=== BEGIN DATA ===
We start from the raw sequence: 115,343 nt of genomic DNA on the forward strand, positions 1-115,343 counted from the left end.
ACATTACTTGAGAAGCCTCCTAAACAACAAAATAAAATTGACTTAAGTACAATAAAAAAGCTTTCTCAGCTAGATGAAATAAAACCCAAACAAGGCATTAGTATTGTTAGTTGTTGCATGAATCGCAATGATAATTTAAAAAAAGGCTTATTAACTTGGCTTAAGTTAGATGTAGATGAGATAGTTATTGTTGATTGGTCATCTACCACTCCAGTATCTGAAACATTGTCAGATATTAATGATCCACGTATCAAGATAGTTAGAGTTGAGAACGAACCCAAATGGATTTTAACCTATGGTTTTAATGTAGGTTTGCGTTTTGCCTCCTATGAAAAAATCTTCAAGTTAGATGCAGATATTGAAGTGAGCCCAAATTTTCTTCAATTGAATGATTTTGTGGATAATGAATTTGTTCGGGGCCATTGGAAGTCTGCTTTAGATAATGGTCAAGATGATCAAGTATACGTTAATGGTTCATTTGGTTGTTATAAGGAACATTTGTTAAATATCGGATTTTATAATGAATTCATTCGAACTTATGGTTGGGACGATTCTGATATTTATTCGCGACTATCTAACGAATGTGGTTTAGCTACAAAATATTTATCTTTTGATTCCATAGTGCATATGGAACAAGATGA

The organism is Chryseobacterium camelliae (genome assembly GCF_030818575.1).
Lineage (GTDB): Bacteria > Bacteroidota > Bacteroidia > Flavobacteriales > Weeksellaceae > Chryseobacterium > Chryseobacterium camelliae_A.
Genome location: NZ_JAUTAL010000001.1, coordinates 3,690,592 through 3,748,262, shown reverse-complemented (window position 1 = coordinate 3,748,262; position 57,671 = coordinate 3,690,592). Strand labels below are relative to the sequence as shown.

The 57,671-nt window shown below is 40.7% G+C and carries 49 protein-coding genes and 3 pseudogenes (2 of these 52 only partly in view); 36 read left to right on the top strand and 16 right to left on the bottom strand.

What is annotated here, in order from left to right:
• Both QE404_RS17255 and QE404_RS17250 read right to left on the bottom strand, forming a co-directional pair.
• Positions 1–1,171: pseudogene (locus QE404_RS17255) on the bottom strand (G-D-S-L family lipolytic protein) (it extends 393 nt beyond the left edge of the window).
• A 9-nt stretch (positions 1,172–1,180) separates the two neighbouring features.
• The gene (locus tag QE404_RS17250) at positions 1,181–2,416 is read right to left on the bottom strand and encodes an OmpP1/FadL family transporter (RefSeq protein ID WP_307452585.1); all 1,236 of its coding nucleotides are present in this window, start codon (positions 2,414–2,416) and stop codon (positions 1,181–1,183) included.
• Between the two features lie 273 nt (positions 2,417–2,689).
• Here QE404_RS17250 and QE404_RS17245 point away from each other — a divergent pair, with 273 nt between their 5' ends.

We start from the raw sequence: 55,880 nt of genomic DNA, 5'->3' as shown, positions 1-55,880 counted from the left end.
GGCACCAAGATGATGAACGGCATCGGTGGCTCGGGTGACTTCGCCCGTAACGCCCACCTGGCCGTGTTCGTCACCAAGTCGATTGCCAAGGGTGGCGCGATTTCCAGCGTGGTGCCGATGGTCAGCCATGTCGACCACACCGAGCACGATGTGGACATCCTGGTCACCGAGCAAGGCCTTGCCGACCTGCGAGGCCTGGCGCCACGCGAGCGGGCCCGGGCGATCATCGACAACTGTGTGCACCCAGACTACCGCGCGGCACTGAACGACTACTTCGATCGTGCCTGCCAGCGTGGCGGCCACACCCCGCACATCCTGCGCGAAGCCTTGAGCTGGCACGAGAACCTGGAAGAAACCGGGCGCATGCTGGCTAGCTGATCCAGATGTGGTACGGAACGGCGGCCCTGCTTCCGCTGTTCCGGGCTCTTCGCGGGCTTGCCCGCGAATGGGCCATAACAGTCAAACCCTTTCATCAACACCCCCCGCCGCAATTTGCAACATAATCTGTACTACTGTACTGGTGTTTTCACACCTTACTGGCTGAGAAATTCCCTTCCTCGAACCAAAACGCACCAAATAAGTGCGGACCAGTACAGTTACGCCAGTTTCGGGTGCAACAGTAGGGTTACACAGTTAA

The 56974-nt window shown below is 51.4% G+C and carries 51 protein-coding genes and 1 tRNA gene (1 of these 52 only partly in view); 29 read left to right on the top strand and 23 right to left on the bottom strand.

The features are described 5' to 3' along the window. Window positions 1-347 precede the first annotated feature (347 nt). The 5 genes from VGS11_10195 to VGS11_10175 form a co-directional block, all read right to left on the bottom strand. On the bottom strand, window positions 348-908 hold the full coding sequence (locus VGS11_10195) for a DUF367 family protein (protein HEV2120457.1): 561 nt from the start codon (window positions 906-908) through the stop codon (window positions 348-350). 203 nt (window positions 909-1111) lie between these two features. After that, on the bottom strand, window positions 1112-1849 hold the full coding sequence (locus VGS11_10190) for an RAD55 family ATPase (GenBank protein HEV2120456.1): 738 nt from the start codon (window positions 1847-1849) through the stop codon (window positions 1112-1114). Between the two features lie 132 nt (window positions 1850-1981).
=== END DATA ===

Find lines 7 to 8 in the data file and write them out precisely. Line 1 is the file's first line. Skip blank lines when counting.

What is annotated here, in order from left to right:
• Both QE404_RS17255 and QE404_RS17250 read right to left on the bottom strand, forming a co-directional pair.